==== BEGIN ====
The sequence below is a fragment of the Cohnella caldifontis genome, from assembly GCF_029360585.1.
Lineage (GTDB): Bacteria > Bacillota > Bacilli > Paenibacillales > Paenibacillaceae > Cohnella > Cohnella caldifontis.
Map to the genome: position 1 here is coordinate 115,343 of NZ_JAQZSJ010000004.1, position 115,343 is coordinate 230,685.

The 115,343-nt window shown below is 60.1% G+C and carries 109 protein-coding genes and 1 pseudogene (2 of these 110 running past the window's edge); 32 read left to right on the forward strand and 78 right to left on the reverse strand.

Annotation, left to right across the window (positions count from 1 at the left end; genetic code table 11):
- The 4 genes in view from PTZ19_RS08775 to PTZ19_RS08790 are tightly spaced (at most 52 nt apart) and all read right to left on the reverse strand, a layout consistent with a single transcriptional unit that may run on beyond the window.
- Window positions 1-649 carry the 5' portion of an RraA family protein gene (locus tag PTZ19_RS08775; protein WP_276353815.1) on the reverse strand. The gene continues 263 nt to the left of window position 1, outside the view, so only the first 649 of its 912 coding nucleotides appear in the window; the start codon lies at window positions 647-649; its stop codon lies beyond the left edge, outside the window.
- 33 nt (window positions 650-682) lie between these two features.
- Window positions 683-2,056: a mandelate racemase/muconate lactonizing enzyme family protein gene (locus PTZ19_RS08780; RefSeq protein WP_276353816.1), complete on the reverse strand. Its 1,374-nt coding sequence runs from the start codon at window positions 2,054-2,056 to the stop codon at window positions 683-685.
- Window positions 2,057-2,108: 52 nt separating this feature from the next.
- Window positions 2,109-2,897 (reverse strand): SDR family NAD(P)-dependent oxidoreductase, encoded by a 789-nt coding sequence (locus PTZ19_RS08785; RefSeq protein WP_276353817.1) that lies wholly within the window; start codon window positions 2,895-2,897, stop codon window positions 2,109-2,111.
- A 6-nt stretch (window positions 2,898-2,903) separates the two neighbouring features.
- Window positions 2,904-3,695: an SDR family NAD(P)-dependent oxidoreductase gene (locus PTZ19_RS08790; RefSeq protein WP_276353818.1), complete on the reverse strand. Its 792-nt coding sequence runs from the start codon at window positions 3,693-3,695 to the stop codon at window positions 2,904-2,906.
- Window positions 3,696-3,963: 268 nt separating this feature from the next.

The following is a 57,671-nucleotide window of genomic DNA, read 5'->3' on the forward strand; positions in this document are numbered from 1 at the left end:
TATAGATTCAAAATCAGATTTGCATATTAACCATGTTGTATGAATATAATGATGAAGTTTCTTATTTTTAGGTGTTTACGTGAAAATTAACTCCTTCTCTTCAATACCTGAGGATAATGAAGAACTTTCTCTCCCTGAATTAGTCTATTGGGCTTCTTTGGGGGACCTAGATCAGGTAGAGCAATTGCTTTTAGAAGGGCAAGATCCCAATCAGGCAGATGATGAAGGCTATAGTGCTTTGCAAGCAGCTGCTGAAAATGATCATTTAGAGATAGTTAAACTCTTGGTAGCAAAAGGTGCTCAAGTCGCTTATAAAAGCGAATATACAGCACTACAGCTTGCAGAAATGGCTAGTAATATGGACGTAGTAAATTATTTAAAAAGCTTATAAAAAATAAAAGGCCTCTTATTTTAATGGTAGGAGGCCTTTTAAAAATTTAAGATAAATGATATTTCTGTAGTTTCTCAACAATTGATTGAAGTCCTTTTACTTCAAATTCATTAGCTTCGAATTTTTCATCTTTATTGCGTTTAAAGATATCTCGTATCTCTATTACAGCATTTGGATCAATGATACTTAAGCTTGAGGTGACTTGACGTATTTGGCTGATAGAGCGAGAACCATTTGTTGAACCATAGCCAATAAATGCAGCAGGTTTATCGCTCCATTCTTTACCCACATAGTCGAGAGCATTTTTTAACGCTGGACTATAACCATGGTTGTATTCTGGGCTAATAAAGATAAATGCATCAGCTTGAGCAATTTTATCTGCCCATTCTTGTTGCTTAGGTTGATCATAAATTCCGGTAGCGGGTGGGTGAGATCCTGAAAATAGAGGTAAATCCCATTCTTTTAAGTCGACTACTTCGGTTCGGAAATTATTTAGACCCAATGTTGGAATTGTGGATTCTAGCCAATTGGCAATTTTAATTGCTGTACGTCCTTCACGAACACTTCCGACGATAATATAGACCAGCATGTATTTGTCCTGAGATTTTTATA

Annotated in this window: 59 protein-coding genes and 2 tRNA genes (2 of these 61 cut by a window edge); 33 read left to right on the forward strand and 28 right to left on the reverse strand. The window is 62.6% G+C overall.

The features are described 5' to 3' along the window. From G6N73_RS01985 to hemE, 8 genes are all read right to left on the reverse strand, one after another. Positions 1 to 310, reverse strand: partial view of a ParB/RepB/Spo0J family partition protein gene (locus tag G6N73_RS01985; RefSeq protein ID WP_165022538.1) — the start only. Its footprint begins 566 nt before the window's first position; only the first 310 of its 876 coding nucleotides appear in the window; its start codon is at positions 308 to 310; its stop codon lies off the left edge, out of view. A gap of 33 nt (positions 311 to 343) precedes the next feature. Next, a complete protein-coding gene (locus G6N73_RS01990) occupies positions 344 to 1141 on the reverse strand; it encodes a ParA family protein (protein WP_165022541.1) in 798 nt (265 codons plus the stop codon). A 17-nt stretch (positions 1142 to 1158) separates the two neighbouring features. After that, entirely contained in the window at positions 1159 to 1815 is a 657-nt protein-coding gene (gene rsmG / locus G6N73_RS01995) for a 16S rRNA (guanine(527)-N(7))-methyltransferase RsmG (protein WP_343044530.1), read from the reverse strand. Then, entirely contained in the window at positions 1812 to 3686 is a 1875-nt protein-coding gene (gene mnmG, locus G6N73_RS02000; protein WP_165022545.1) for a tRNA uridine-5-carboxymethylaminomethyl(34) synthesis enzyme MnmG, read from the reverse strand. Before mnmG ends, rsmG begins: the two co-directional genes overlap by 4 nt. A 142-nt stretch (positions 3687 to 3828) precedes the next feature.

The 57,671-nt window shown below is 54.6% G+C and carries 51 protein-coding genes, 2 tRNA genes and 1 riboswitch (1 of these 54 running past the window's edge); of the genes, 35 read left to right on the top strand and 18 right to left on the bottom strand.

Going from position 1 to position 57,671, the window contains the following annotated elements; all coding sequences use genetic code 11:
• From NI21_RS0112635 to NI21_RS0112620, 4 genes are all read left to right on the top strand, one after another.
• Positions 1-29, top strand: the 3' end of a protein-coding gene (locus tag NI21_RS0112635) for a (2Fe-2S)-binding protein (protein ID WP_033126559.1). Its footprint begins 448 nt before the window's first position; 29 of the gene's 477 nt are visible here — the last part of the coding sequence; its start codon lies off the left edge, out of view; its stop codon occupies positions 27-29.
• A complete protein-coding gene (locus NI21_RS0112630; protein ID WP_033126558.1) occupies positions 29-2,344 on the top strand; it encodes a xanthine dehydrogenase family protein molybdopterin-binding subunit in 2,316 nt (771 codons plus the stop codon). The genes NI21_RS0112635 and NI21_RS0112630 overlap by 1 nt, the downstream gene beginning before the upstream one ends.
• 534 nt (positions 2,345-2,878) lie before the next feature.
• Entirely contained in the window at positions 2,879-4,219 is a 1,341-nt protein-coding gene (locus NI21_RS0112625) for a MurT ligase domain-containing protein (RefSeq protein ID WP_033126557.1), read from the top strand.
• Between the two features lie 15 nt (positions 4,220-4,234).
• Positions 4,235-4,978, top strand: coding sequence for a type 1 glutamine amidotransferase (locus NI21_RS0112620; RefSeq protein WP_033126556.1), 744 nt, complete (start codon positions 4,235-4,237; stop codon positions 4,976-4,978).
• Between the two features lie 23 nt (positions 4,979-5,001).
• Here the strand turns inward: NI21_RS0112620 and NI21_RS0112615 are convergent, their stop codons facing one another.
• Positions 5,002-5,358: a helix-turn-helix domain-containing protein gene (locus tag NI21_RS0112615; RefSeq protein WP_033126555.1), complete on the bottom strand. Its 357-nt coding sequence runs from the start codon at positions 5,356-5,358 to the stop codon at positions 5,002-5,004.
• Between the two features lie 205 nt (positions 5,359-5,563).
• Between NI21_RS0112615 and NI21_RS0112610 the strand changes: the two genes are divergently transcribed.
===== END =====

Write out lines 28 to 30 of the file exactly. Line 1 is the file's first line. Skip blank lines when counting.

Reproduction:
• Between the two features lie 23 nt (positions 4,979-5,001).
• Here the strand turns inward: NI21_RS0112620 and NI21_RS0112615 are convergent, their stop codons facing one another.
• Positions 5,002-5,358: a helix-turn-helix domain-containing protein gene (locus tag NI21_RS0112615; RefSeq protein WP_033126555.1), complete on the bottom strand. Its 357-nt coding sequence runs from the start codon at positions 5,356-5,358 to the stop codon at positions 5,002-5,004.